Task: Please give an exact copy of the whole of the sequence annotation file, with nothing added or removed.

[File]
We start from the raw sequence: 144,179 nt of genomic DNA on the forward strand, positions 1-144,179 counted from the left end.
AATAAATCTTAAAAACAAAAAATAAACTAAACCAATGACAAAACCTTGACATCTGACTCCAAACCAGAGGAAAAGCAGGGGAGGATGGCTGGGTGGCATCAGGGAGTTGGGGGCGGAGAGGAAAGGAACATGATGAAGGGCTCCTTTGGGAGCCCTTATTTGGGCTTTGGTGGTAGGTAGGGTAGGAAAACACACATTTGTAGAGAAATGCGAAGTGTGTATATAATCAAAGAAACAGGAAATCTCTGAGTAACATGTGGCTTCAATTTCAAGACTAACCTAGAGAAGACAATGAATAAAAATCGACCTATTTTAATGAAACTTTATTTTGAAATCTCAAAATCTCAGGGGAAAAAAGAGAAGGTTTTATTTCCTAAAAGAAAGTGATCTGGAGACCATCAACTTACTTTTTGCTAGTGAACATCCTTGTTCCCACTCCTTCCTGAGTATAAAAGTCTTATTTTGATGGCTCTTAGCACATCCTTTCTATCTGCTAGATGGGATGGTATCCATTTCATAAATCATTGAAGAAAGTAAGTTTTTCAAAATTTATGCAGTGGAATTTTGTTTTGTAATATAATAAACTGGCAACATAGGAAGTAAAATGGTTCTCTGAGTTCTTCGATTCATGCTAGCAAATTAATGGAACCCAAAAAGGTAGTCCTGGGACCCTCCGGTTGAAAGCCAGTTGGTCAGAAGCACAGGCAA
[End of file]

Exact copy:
We start from the raw sequence: 144,179 nt of genomic DNA on the forward strand, positions 1-144,179 counted from the left end.
AATAAATCTTAAAAACAAAAAATAAACTAAACCAATGACAAAACCTTGACATCTGACTCCAAACCAGAGGAAAAGCAGGGGAGGATGGCTGGGTGGCATCAGGGAGTTGGGGGCGGAGAGGAAAGGAACATGATGAAGGGCTCCTTTGGGAGCCCTTATTTGGGCTTTGGTGGTAGGTAGGGTAGGAAAACACACATTTGTAGAGAAATGCGAAGTGTGTATATAATCAAAGAAACAGGAAATCTCTGAGTAACATGTGGCTTCAATTTCAAGACTAACCTAGAGAAGACAATGAATAAAAATCGACCTATTTTAATGAAACTTTATTTTGAAATCTCAAAATCTCAGGGGAAAAAAGAGAAGGTTTTATTTCCTAAAAGAAAGTGATCTGGAGACCATCAACTTACTTTTTGCTAGTGAACATCCTTGTTCCCACTCCTTCCTGAGTATAAAAGTCTTATTTTGATGGCTCTTAGCACATCCTTTCTATCTGCTAGATGGGATGGTATCCATTTCATAAATCATTGAAGAAAGTAAGTTTTTCAAAATTTATGCAGTGGAATTTTGTTTTGTAATATAATAAACTGGCAACATAGGAAGTAAAATGGTTCTCTGAGTTCTTCGATTCATGCTAGCAAATTAATGGAACCCAAAAAGGTAGTCCTGGGACCCTCCGGTTGAAAGCCAGTTGGTCAGAAGCACAGGCAA